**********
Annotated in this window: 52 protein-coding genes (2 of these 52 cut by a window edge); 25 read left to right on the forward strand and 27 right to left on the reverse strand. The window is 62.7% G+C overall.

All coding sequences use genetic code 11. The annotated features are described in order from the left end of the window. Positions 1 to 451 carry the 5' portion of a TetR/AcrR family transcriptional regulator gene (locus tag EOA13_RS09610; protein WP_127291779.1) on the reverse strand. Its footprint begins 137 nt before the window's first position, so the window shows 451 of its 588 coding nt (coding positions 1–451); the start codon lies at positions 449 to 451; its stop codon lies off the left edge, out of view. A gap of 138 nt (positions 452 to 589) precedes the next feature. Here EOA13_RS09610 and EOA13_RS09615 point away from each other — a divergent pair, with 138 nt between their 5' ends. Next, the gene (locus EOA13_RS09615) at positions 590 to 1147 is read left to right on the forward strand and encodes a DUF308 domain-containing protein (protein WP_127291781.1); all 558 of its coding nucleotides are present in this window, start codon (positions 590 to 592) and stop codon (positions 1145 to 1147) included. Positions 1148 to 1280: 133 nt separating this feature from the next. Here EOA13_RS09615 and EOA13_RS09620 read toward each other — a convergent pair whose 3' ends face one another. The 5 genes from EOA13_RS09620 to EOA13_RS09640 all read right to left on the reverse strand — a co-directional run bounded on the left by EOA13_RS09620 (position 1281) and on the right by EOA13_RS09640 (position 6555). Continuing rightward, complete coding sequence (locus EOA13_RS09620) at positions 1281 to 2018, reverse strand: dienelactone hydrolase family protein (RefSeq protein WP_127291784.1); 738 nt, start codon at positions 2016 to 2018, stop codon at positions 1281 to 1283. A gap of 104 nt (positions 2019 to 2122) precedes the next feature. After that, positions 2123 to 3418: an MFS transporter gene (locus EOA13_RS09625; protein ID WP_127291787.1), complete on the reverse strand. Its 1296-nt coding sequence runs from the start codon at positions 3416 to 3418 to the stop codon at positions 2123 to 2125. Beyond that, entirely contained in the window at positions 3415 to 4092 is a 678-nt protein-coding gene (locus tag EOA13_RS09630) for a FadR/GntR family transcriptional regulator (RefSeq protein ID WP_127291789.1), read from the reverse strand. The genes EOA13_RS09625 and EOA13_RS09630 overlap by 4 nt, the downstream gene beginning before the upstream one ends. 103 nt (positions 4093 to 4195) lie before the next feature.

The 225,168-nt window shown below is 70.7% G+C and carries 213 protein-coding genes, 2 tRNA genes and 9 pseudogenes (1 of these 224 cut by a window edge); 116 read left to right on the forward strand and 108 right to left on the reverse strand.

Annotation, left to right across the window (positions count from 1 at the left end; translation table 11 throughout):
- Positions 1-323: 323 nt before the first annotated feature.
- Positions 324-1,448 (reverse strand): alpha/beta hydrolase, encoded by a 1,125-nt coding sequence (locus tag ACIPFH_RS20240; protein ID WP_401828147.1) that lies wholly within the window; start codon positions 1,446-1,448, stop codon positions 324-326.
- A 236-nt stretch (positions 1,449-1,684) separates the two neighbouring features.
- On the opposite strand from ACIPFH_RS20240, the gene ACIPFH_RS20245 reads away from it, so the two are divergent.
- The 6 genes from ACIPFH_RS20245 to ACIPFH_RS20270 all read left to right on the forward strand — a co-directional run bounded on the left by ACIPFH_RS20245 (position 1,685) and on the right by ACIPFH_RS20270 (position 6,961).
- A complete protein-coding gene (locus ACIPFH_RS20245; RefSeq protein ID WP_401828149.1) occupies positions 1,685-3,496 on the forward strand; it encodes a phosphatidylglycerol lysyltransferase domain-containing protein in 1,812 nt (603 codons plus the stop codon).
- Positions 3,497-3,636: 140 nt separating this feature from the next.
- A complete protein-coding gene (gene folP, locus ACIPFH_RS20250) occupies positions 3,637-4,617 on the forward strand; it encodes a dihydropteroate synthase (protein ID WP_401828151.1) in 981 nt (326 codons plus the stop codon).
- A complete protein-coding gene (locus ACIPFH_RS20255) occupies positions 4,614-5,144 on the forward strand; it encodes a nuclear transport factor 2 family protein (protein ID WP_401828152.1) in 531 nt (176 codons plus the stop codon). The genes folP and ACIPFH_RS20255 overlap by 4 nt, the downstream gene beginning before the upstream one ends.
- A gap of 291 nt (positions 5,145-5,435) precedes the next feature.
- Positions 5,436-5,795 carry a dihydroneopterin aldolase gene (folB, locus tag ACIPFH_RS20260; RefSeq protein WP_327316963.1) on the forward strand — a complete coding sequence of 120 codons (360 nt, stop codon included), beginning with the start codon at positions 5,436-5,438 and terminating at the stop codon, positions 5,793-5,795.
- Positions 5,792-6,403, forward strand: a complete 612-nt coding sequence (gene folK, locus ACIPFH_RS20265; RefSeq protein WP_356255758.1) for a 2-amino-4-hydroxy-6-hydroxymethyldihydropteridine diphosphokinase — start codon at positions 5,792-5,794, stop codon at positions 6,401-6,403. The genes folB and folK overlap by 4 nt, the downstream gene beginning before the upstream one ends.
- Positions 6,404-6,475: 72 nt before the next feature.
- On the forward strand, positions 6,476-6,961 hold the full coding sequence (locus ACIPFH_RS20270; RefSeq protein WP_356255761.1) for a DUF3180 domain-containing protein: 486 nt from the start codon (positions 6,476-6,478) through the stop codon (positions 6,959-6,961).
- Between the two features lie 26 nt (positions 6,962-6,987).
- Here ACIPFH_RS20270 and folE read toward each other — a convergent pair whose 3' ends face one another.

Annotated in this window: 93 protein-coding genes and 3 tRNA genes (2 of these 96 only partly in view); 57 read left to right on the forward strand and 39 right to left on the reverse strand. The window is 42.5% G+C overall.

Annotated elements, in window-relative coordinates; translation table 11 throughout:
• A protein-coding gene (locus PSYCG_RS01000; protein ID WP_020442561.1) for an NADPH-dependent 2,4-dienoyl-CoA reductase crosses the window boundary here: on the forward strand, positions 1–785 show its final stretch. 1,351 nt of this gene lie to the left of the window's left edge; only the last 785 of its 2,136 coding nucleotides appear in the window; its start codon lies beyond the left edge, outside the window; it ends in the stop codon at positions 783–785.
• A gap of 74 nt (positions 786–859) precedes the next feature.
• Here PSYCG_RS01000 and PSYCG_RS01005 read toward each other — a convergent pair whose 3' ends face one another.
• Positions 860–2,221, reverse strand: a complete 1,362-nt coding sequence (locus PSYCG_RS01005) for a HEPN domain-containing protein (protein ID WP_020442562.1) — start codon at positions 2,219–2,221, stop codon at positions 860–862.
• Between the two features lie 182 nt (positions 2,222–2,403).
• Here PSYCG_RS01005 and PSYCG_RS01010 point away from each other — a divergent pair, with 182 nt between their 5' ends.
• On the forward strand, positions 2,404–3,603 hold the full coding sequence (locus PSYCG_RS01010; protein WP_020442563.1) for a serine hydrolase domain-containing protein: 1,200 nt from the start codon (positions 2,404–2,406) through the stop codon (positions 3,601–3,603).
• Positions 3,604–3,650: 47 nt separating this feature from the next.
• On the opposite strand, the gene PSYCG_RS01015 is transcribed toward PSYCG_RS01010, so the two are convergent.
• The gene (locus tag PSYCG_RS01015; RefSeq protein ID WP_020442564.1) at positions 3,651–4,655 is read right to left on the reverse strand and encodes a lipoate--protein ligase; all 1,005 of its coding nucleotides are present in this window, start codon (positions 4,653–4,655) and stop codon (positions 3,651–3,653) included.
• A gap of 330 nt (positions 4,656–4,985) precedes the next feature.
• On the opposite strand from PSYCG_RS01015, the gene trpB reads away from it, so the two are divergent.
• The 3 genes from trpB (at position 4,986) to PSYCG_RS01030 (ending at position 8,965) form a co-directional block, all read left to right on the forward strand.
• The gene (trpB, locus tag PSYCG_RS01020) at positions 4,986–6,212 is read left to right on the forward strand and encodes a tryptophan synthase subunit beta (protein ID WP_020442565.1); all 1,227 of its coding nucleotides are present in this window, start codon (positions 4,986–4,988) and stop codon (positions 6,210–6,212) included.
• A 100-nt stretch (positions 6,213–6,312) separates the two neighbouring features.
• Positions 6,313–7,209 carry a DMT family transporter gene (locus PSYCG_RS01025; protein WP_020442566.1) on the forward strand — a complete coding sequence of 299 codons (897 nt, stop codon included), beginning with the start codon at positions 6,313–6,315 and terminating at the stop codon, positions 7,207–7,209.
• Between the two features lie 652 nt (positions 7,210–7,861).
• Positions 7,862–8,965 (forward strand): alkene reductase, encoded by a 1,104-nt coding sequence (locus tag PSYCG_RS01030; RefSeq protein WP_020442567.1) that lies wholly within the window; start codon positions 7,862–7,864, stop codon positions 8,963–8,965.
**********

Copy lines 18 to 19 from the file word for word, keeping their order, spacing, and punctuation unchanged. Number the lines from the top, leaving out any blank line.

- On the forward strand, positions 6,476-6,961 hold the full coding sequence (locus ACIPFH_RS20270; RefSeq protein WP_356255761.1) for a DUF3180 domain-containing protein: 486 nt from the start codon (positions 6,476-6,478) through the stop codon (positions 6,959-6,961).
- Between the two features lie 26 nt (positions 6,962-6,987).